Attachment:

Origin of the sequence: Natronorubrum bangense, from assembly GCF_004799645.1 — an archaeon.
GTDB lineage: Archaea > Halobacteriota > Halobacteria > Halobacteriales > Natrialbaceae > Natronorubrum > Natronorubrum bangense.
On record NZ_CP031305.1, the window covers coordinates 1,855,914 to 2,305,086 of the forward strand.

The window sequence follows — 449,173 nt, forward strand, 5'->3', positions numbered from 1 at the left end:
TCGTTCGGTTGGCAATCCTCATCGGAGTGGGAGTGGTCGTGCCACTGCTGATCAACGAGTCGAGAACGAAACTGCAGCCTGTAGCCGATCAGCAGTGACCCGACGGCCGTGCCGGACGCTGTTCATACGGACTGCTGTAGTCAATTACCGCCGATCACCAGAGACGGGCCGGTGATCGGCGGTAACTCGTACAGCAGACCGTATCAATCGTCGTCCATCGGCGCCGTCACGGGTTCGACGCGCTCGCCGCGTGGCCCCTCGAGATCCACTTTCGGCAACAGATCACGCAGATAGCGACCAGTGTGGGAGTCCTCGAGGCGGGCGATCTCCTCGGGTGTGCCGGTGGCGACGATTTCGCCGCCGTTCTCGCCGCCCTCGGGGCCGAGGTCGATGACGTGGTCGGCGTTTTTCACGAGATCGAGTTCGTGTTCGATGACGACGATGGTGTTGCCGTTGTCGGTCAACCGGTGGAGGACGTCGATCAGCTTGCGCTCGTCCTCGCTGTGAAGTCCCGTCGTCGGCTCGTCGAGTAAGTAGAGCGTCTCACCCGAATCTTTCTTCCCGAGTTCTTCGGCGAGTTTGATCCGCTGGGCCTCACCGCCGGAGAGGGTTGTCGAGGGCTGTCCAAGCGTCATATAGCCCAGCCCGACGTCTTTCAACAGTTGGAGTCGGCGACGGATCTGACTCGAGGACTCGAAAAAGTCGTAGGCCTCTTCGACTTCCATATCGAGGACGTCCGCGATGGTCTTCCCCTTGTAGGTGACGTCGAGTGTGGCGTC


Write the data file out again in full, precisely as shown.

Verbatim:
Origin of the sequence: Natronorubrum bangense, from assembly GCF_004799645.1 — an archaeon.
GTDB lineage: Archaea > Halobacteriota > Halobacteria > Halobacteriales > Natrialbaceae > Natronorubrum > Natronorubrum bangense.
On record NZ_CP031305.1, the window covers coordinates 1,855,914 to 2,305,086 of the forward strand.

The window sequence follows — 449,173 nt, forward strand, 5'->3', positions numbered from 1 at the left end:
TCGTTCGGTTGGCAATCCTCATCGGAGTGGGAGTGGTCGTGCCACTGCTGATCAACGAGTCGAGAACGAAACTGCAGCCTGTAGCCGATCAGCAGTGACCCGACGGCCGTGCCGGACGCTGTTCATACGGACTGCTGTAGTCAATTACCGCCGATCACCAGAGACGGGCCGGTGATCGGCGGTAACTCGTACAGCAGACCGTATCAATCGTCGTCCATCGGCGCCGTCACGGGTTCGACGCGCTCGCCGCGTGGCCCCTCGAGATCCACTTTCGGCAACAGATCACGCAGATAGCGACCAGTGTGGGAGTCCTCGAGGCGGGCGATCTCCTCGGGTGTGCCGGTGGCGACGATTTCGCCGCCGTTCTCGCCGCCCTCGGGGCCGAGGTCGATGACGTGGTCGGCGTTTTTCACGAGATCGAGTTCGTGTTCGATGACGACGATGGTGTTGCCGTTGTCGGTCAACCGGTGGAGGACGTCGATCAGCTTGCGCTCGTCCTCGCTGTGAAGTCCCGTCGTCGGCTCGTCGAGTAAGTAGAGCGTCTCACCCGAATCTTTCTTCCCGAGTTCTTCGGCGAGTTTGATCCGCTGGGCCTCACCGCCGGAGAGGGTTGTCGAGGGCTGTCCAAGCGTCATATAGCCCAGCCCGACGTCTTTCAACAGTTGGAGTCGGCGACGGATCTGACTCGAGGACTCGAAAAAGTCGTAGGCCTCTTCGACTTCCATATCGAGGACGTCCGCGATGGTCTTCCCCTTGTAGGTGACGTCGAGTGTGGCGTC